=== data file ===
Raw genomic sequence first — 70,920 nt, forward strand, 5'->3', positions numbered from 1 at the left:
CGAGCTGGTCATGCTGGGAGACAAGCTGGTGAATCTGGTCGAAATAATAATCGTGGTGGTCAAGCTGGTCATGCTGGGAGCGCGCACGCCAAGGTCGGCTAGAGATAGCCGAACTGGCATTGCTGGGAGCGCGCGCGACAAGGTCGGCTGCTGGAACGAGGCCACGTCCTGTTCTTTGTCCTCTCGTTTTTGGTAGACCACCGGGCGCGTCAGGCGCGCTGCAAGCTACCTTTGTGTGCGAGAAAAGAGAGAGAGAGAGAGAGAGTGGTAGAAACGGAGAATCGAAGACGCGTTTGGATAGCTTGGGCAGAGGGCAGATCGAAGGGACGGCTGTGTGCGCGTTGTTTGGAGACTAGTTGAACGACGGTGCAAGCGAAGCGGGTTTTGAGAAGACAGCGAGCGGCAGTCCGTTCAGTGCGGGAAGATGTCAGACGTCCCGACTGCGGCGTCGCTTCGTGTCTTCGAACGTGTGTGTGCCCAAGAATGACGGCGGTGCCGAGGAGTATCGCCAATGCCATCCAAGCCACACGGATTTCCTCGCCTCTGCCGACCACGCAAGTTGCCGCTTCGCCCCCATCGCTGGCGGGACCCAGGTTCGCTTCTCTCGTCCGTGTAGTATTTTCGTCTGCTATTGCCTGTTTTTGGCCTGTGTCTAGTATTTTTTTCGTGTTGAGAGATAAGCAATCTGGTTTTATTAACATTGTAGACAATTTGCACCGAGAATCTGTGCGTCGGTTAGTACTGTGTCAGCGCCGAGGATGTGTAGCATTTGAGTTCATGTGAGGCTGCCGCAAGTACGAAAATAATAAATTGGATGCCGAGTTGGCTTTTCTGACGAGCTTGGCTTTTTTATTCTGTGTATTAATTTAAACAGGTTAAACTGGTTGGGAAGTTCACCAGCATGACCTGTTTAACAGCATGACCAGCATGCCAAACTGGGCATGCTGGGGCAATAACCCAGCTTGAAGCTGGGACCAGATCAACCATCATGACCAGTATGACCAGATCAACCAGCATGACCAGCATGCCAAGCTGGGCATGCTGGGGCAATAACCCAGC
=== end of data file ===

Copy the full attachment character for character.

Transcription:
Raw genomic sequence first — 70,920 nt, forward strand, 5'->3', positions numbered from 1 at the left:
CGAGCTGGTCATGCTGGGAGACAAGCTGGTGAATCTGGTCGAAATAATAATCGTGGTGGTCAAGCTGGTCATGCTGGGAGCGCGCACGCCAAGGTCGGCTAGAGATAGCCGAACTGGCATTGCTGGGAGCGCGCGCGACAAGGTCGGCTGCTGGAACGAGGCCACGTCCTGTTCTTTGTCCTCTCGTTTTTGGTAGACCACCGGGCGCGTCAGGCGCGCTGCAAGCTACCTTTGTGTGCGAGAAAAGAGAGAGAGAGAGAGAGAGTGGTAGAAACGGAGAATCGAAGACGCGTTTGGATAGCTTGGGCAGAGGGCAGATCGAAGGGACGGCTGTGTGCGCGTTGTTTGGAGACTAGTTGAACGACGGTGCAAGCGAAGCGGGTTTTGAGAAGACAGCGAGCGGCAGTCCGTTCAGTGCGGGAAGATGTCAGACGTCCCGACTGCGGCGTCGCTTCGTGTCTTCGAACGTGTGTGTGCCCAAGAATGACGGCGGTGCCGAGGAGTATCGCCAATGCCATCCAAGCCACACGGATTTCCTCGCCTCTGCCGACCACGCAAGTTGCCGCTTCGCCCCCATCGCTGGCGGGACCCAGGTTCGCTTCTCTCGTCCGTGTAGTATTTTCGTCTGCTATTGCCTGTTTTTGGCCTGTGTCTAGTATTTTTTTCGTGTTGAGAGATAAGCAATCTGGTTTTATTAACATTGTAGACAATTTGCACCGAGAATCTGTGCGTCGGTTAGTACTGTGTCAGCGCCGAGGATGTGTAGCATTTGAGTTCATGTGAGGCTGCCGCAAGTACGAAAATAATAAATTGGATGCCGAGTTGGCTTTTCTGACGAGCTTGGCTTTTTTATTCTGTGTATTAATTTAAACAGGTTAAACTGGTTGGGAAGTTCACCAGCATGACCTGTTTAACAGCATGACCAGCATGCCAAACTGGGCATGCTGGGGCAATAACCCAGCTTGAAGCTGGGACCAGATCAACCATCATGACCAGTATGACCAGATCAACCAGCATGACCAGCATGCCAAGCTGGGCATGCTGGGGCAATAACCCAGC